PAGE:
Today's Guardian U.K. has a nice piece on Diane Keaton's attempts to
save the Century Plaza Hotel from developer Michael Rosenfeld's plans
to replace it with a pair of towers and some promised greenspace.
"Her image is more Manhattan than L.A.," writes David Usborne, the Guardian's American editor, "but
the actress Diane Keaton is in no comedy mood as she spearheads a
campaign in Los Angeles to save the Century Plaza Hotel, a curving
glass and steel memento of American 1960s architecture that may soon be
razed by the wrecking ball."
From a distance, at least, the
Century Plaza had for nearly half a century epitomized the sterile, Stalinist zeitgeist that was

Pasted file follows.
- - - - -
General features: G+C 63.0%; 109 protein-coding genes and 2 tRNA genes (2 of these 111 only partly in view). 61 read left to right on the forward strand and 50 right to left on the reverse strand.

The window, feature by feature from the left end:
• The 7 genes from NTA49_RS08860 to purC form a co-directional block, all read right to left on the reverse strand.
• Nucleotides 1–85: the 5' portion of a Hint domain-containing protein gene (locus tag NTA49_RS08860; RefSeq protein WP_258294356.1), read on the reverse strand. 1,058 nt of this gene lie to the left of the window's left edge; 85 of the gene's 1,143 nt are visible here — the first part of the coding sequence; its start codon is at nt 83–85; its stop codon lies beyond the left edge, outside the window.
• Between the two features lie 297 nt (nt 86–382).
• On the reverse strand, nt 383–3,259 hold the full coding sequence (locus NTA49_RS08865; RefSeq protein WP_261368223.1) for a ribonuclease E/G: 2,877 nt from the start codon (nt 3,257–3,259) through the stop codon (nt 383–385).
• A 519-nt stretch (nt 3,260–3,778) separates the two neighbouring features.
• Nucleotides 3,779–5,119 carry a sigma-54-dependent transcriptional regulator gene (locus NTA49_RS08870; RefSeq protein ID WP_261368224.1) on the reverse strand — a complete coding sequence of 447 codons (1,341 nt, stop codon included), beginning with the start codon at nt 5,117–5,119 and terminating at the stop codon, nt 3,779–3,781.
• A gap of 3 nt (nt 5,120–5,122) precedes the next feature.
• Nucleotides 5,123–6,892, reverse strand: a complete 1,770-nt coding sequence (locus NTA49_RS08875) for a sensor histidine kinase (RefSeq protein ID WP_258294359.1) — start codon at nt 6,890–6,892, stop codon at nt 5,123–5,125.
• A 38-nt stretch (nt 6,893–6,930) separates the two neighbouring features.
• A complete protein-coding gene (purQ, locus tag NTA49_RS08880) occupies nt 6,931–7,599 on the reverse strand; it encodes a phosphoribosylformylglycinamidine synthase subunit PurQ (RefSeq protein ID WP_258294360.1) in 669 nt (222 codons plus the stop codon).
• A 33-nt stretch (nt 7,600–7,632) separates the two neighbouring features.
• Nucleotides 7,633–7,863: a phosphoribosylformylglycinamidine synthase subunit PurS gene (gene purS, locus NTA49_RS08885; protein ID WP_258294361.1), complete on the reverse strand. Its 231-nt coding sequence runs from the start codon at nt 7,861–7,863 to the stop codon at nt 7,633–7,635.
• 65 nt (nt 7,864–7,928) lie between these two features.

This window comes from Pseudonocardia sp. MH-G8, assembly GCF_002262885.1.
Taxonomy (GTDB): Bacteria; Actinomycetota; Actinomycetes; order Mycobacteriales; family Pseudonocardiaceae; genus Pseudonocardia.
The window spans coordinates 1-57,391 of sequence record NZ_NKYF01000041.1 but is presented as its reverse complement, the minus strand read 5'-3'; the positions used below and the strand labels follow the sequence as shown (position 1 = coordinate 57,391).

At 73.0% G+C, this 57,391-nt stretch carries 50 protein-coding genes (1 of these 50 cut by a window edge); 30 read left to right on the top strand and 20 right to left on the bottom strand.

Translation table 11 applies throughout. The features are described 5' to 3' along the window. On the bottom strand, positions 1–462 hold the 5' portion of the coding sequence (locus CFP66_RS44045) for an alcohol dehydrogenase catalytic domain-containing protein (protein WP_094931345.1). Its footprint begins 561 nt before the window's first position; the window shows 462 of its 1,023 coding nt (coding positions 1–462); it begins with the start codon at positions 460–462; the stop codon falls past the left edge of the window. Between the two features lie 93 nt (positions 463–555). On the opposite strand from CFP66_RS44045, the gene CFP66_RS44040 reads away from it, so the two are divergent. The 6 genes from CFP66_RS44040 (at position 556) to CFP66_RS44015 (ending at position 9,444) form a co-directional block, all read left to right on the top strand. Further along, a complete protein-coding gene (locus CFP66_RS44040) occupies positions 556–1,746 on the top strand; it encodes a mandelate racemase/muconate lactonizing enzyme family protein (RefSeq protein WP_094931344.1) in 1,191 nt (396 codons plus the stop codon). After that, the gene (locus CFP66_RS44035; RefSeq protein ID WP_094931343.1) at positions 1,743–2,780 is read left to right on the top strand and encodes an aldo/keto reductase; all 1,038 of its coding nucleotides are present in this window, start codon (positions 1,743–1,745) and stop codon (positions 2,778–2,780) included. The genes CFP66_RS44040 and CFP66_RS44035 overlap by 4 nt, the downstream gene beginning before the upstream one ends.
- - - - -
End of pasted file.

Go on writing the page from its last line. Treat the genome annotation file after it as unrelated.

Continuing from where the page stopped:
Century City. Still, this modernist behemoth, designed by World
Trade Center architect Minoru Yamasaki and now owned by Hyatt, has
represented the only curves in Century City's jungle of angular
highrises. The hotel also, up close, has a surprising charm to it.
Keaton, who was on the losing side to preserve the Ambassador Hotel,
has compared that geometric contrast to "a sexy woman surrounded by
ogling men - Sophia Loren in the 1960s."
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Still, at a time when
the city desperately needs tax revenue and construction projects, the
voluptuous may not be able to compete with the profitable.
"Nostalgia," as Usborne writes, "is often a poor match for the march of progress and the lure of the dollar."